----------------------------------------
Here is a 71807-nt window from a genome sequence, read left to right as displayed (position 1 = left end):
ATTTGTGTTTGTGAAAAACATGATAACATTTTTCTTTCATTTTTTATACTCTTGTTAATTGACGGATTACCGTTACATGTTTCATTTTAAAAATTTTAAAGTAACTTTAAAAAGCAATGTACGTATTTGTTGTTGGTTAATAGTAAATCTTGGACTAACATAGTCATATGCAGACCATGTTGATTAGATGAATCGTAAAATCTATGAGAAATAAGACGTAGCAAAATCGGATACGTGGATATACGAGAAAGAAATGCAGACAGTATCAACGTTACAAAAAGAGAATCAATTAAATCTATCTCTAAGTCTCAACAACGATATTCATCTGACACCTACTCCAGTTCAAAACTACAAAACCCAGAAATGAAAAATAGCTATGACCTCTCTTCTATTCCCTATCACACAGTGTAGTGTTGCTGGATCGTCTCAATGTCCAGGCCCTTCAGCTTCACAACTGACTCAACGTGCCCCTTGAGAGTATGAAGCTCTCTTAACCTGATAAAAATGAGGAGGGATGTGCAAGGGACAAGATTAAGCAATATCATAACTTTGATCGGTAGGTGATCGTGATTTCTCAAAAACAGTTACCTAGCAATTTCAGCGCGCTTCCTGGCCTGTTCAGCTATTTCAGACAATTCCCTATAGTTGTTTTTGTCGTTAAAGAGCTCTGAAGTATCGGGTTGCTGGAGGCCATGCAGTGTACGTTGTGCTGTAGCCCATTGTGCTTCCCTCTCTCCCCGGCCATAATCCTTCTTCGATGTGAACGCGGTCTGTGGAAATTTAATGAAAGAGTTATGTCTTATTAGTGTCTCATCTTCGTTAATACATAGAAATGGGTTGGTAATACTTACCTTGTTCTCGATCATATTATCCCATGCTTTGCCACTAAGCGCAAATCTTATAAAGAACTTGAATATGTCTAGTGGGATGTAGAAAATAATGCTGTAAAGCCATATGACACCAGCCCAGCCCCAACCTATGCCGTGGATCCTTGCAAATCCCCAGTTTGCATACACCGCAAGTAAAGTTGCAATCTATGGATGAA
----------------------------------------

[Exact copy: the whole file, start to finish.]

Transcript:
Here is a 71807-nt window from a genome sequence, read left to right as displayed (position 1 = left end):
ATTTGTGTTTGTGAAAAACATGATAACATTTTTCTTTCATTTTTTATACTCTTGTTAATTGACGGATTACCGTTACATGTTTCATTTTAAAAATTTTAAAGTAACTTTAAAAAGCAATGTACGTATTTGTTGTTGGTTAATAGTAAATCTTGGACTAACATAGTCATATGCAGACCATGTTGATTAGATGAATCGTAAAATCTATGAGAAATAAGACGTAGCAAAATCGGATACGTGGATATACGAGAAAGAAATGCAGACAGTATCAACGTTACAAAAAGAGAATCAATTAAATCTATCTCTAAGTCTCAACAACGATATTCATCTGACACCTACTCCAGTTCAAAACTACAAAACCCAGAAATGAAAAATAGCTATGACCTCTCTTCTATTCCCTATCACACAGTGTAGTGTTGCTGGATCGTCTCAATGTCCAGGCCCTTCAGCTTCACAACTGACTCAACGTGCCCCTTGAGAGTATGAAGCTCTCTTAACCTGATAAAAATGAGGAGGGATGTGCAAGGGACAAGATTAAGCAATATCATAACTTTGATCGGTAGGTGATCGTGATTTCTCAAAAACAGTTACCTAGCAATTTCAGCGCGCTTCCTGGCCTGTTCAGCTATTTCAGACAATTCCCTATAGTTGTTTTTGTCGTTAAAGAGCTCTGAAGTATCGGGTTGCTGGAGGCCATGCAGTGTACGTTGTGCTGTAGCCCATTGTGCTTCCCTCTCTCCCCGGCCATAATCCTTCTTCGATGTGAACGCGGTCTGTGGAAATTTAATGAAAGAGTTATGTCTTATTAGTGTCTCATCTTCGTTAATACATAGAAATGGGTTGGTAATACTTACCTTGTTCTCGATCATATTATCCCATGCTTTGCCACTAAGCGCAAATCTTATAAAGAACTTGAATATGTCTAGTGGGATGTAGAAAATAATGCTGTAAAGCCATATGACACCAGCCCAGCCCCAACCTATGCCGTGGATCCTTGCAAATCCCCAGTTTGCATACACCGCAAGTAAAGTTGCAATCTATGGATGAA